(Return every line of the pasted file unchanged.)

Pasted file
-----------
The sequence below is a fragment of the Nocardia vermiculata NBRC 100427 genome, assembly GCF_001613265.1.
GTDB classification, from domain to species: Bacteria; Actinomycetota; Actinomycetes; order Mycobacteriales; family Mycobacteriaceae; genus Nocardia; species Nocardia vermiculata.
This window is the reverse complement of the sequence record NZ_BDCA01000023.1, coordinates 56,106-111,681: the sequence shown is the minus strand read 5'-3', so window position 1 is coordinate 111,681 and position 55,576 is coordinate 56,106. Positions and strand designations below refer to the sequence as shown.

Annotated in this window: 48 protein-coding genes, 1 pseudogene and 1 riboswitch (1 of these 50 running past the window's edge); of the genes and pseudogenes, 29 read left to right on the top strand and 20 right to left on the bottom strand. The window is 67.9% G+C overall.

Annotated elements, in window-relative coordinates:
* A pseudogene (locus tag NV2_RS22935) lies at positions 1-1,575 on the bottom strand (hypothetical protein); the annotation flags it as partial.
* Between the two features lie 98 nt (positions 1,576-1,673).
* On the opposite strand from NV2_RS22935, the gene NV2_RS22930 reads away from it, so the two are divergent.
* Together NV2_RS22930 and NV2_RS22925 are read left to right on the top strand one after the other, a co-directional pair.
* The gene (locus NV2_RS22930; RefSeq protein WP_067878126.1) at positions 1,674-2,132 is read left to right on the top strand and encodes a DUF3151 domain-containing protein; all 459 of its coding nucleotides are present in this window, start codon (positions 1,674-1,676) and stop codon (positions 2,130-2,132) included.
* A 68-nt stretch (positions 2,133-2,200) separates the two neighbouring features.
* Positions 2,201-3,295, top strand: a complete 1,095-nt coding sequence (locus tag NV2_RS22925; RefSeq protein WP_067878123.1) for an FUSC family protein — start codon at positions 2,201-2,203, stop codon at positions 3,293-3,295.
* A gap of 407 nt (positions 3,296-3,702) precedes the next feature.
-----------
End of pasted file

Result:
The sequence below is a fragment of the Nocardia vermiculata NBRC 100427 genome, assembly GCF_001613265.1.
GTDB classification, from domain to species: Bacteria; Actinomycetota; Actinomycetes; order Mycobacteriales; family Mycobacteriaceae; genus Nocardia; species Nocardia vermiculata.
This window is the reverse complement of the sequence record NZ_BDCA01000023.1, coordinates 56,106-111,681: the sequence shown is the minus strand read 5'-3', so window position 1 is coordinate 111,681 and position 55,576 is coordinate 56,106. Positions and strand designations below refer to the sequence as shown.

Annotated in this window: 48 protein-coding genes, 1 pseudogene and 1 riboswitch (1 of these 50 running past the window's edge); of the genes and pseudogenes, 29 read left to right on the top strand and 20 right to left on the bottom strand. The window is 67.9% G+C overall.

Annotated elements, in window-relative coordinates:
* A pseudogene (locus tag NV2_RS22935) lies at positions 1-1,575 on the bottom strand (hypothetical protein); the annotation flags it as partial.
* Between the two features lie 98 nt (positions 1,576-1,673).
* On the opposite strand from NV2_RS22935, the gene NV2_RS22930 reads away from it, so the two are divergent.
* Together NV2_RS22930 and NV2_RS22925 are read left to right on the top strand one after the other, a co-directional pair.
* The gene (locus NV2_RS22930; RefSeq protein WP_067878126.1) at positions 1,674-2,132 is read left to right on the top strand and encodes a DUF3151 domain-containing protein; all 459 of its coding nucleotides are present in this window, start codon (positions 1,674-1,676) and stop codon (positions 2,130-2,132) included.
* A 68-nt stretch (positions 2,133-2,200) separates the two neighbouring features.
* Positions 2,201-3,295, top strand: a complete 1,095-nt coding sequence (locus tag NV2_RS22925; RefSeq protein WP_067878123.1) for an FUSC family protein — start codon at positions 2,201-2,203, stop codon at positions 3,293-3,295.
* A gap of 407 nt (positions 3,296-3,702) precedes the next feature.